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Better Testing for Fungal Infections Avoids Antibiotic Misuse

GENEVA, SWITZERLAND – Here’s a novel approach to decreasing unnecessary antibiotic use: better diagnosis of fungal infections that don’t respond to the drugs.

The report in the national Centers for Disease Control and Prevention’s Emerging Infectious Diseases journal points out how lack of proper testing for fungal infections leads to over-prescription of antibiotics worldwide.

“Inadequate attention is paid to fungal infection as the cause of antibacterial treatment failure,” write the authors, members of the Global Action Fund for Fungal Infections (GAFFI).

Antibiotic resistance is linked to 23,000 deaths per year and nearly $25 billion in excess healthcare costs in the United States, according to the article, and CDC has launched a $160 million, 50-state initiative to combat antibiotic-resistant bacteria.

This report suggests that detecting fungal infections would help, citing four common clinical situations in which a lack of routine diagnostic testing for fungal diseases often worsens the problem:

  • Many people diagnosed with tuberculosis (TB) of the lungs don’t have TB – known as smear-negative cases – but are treated ineffectively with costly TB drugs. A simple antibody test can pick up the fungus Aspergillus, which can be treated by antifungal drugs rather than unnecessary anti-TB antibiotics. In 2013, more than 2.7 million smear-negative TB cases were reported to the World Health Organization.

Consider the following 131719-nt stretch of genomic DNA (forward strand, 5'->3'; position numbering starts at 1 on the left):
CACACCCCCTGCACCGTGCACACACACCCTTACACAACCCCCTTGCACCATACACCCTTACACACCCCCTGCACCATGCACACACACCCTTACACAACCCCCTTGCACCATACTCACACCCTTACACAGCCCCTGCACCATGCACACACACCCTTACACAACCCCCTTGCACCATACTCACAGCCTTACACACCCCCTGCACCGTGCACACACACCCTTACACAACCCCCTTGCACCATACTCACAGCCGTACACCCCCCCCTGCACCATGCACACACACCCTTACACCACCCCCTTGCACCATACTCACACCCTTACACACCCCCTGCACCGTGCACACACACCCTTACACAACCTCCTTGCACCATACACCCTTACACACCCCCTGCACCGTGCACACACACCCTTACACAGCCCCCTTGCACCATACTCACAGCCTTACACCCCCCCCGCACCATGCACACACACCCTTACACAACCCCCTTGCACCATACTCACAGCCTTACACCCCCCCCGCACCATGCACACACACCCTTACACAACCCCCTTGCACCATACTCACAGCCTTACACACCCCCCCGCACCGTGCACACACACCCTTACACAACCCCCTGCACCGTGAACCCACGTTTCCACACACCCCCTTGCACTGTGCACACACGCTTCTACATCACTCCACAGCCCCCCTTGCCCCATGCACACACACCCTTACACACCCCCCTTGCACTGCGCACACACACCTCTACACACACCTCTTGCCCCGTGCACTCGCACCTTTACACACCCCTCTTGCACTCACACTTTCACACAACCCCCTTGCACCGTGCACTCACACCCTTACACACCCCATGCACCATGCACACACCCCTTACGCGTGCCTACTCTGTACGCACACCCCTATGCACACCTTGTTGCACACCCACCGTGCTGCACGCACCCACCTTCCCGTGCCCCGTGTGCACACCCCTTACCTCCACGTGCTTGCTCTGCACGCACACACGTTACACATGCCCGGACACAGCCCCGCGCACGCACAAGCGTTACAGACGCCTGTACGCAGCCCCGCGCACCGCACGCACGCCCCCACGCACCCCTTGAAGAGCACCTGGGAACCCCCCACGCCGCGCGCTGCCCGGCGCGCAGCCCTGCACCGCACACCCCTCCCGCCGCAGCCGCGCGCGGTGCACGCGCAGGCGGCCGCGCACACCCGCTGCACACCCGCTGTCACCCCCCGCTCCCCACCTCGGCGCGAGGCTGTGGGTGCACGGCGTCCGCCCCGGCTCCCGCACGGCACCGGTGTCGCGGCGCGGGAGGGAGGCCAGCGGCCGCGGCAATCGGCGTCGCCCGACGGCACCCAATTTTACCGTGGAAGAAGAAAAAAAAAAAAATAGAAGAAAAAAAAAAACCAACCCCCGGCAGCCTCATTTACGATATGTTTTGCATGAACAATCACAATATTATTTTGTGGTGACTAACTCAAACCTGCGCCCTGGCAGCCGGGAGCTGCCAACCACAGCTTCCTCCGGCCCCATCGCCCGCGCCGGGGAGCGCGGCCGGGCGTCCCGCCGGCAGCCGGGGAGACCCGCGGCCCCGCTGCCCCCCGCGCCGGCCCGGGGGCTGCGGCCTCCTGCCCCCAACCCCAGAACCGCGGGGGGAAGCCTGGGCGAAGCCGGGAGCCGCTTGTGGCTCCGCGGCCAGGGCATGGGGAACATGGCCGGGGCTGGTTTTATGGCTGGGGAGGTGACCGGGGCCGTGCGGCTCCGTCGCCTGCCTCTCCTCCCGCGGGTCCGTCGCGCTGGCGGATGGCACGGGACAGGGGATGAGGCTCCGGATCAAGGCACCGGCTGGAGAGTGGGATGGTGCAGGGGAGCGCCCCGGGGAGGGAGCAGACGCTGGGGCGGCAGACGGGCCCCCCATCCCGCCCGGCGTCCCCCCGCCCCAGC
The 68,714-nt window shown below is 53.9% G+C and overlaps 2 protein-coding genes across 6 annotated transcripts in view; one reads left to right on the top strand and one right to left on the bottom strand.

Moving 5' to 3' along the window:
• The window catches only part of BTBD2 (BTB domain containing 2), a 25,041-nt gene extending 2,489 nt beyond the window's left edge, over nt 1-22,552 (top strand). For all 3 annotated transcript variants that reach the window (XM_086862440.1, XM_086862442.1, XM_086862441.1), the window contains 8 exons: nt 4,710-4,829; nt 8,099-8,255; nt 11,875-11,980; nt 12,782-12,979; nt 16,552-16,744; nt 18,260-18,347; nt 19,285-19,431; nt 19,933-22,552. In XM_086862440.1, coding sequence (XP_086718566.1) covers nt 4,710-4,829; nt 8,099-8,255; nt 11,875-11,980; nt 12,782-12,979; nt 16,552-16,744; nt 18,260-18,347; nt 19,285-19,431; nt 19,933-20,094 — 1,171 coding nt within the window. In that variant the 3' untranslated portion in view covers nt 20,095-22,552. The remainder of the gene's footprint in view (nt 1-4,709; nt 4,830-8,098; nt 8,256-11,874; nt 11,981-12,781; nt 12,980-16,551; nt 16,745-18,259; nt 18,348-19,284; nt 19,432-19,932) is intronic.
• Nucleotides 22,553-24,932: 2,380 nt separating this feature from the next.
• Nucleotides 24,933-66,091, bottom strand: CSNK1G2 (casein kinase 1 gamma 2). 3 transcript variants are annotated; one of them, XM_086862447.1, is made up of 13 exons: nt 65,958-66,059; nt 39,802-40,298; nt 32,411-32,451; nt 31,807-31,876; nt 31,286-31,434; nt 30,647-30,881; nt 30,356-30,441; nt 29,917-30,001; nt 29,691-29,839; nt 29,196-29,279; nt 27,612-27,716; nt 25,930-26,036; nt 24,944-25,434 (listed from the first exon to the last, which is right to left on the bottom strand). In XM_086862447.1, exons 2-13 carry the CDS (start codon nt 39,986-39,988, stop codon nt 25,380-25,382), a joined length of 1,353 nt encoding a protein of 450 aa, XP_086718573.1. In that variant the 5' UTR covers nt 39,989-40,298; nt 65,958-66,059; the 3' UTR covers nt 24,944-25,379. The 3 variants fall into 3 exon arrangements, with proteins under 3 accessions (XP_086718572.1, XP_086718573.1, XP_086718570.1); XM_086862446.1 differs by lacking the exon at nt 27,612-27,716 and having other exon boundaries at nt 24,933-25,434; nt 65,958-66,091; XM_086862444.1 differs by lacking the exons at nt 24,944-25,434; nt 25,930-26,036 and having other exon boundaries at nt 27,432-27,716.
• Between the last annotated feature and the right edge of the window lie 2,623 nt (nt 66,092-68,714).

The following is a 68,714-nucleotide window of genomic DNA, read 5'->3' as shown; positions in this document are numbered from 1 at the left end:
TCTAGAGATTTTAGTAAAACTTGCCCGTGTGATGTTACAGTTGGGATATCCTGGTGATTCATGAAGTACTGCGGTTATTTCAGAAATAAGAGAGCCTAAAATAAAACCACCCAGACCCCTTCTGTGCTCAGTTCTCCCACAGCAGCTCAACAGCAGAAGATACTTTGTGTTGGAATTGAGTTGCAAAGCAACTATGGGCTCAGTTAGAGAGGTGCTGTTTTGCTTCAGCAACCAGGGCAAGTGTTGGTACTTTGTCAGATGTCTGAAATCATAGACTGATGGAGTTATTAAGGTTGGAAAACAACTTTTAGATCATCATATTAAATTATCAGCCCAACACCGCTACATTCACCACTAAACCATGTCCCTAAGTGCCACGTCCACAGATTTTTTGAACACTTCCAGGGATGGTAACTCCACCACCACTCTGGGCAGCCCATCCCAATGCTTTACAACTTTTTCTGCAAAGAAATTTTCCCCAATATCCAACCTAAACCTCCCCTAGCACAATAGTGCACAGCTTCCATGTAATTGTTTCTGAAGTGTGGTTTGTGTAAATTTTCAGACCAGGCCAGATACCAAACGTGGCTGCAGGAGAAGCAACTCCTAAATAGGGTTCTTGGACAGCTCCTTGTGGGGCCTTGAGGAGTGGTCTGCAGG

• Inaccurate diagnosis of fungal sepsis in hospitals and intensive care units results in inappropriate use of broad-spectrum antibacterial drugs in patients with invasive candidiasis, fungal infections caused by yeasts.
  • Fungal asthma often is misdiagnosed as chronic obstructive pulmonary disease and treated with antibacterial drugs and steroids. Of more than 200 million asthma sufferers, an estimated 6 million to 15 million have fungal asthma, which can be diagnosed with skin testing or blood tests and responds to antifungal agents, not antibiotics, the report notes.
  • Overtreatment and undertreatment of Pneumocystis pneumonia (PCP) in HIV-positive patients also is a problem. The report estimates 400,000 patients with PCP go undiagnosed, while more than 2 million mistakenly receive unnecessary therapy.

“If we’re trying to deliver globally on a comprehensive plan to prevent antimicrobial resistance, and we’re treating blindly for fungal infections that we don’t know are present with antibiotics, then we may inadvertently be creating greater antibiotic resistance,” explained David Perlin, PhD, a lead author and executive director of Rutgers New Jersey Medical School’s Public Health Research Institute.

Perlin maintained that inexpensive, rapid diagnostic tests are available for important fungal infections but are not being used widely. He urged more training to encourage healthcare practitioners to test for fungal infections so the correct drugs are administered.

In 2013, GAFFI launched an effort to promote global awareness of fungal disease as a major cause of deaths worldwide.